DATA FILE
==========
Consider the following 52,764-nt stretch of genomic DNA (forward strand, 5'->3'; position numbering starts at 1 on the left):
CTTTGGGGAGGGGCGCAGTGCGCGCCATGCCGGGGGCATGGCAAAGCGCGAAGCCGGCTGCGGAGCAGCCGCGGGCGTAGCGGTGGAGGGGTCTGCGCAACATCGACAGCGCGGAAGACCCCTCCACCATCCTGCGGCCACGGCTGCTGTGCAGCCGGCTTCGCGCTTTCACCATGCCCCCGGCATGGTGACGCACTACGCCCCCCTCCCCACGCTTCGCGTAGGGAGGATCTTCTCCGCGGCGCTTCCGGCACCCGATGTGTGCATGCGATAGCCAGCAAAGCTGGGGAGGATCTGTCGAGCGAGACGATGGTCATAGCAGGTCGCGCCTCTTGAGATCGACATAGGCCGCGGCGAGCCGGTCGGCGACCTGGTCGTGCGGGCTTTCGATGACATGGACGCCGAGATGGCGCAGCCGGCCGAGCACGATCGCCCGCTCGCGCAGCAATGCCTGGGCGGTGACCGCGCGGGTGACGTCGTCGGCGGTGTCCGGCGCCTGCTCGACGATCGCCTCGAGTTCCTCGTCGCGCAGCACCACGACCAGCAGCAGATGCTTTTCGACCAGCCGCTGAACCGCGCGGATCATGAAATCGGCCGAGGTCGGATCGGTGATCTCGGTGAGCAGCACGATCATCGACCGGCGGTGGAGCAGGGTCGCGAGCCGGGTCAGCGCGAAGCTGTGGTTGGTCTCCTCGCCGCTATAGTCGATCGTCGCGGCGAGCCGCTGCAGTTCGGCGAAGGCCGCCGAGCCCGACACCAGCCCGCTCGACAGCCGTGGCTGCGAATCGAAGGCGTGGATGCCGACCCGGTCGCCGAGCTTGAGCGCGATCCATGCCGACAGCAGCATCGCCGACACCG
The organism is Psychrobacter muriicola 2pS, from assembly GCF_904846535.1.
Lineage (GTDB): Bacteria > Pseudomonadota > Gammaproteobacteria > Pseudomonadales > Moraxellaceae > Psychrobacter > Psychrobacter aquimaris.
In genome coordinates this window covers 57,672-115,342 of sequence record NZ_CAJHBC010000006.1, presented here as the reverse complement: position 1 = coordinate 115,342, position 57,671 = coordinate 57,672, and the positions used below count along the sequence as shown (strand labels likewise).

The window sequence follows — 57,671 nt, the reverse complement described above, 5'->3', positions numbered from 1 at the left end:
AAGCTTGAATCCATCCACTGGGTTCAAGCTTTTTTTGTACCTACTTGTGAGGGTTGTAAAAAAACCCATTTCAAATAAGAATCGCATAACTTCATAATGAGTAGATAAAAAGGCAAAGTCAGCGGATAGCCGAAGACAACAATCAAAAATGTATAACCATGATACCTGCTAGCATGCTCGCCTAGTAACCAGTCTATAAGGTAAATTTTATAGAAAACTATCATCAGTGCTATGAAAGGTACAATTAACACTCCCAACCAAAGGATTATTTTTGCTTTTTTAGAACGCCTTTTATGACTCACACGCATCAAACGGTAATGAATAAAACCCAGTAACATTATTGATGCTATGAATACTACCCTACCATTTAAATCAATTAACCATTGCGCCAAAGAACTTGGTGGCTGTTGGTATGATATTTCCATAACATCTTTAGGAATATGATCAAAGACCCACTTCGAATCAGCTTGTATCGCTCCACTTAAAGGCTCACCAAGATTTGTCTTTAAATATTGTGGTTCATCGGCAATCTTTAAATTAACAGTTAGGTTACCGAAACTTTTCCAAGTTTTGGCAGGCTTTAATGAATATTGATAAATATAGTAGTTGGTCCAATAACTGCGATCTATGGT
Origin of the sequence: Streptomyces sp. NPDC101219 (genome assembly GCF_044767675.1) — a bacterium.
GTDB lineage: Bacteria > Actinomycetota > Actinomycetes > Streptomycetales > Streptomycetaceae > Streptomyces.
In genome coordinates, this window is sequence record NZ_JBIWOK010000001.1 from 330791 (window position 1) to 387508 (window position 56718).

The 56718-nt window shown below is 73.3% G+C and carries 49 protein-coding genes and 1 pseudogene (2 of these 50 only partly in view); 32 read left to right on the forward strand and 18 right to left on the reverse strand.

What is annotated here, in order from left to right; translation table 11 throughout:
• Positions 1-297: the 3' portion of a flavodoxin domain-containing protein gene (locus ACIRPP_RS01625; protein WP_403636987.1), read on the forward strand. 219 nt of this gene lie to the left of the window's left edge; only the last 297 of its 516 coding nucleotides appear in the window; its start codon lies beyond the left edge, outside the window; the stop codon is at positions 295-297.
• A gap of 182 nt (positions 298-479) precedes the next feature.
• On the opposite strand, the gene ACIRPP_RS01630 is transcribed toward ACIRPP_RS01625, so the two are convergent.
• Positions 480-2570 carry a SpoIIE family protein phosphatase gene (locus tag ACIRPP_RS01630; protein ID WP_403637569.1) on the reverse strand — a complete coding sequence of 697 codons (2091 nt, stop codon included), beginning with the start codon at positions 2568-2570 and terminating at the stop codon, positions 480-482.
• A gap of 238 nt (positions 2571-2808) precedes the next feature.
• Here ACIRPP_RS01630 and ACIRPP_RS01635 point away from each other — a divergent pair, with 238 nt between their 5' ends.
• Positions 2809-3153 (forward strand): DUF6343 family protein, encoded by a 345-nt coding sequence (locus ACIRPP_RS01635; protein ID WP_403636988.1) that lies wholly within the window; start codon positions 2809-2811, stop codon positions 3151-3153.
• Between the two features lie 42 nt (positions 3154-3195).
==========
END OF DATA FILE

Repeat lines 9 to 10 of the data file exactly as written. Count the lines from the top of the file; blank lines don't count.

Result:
GTDB lineage: Bacteria > Actinomycetota > Actinomycetes > Streptomycetales > Streptomycetaceae > Streptomyces.
In genome coordinates, this window is sequence record NZ_JBIWOK010000001.1 from 330791 (window position 1) to 387508 (window position 56718).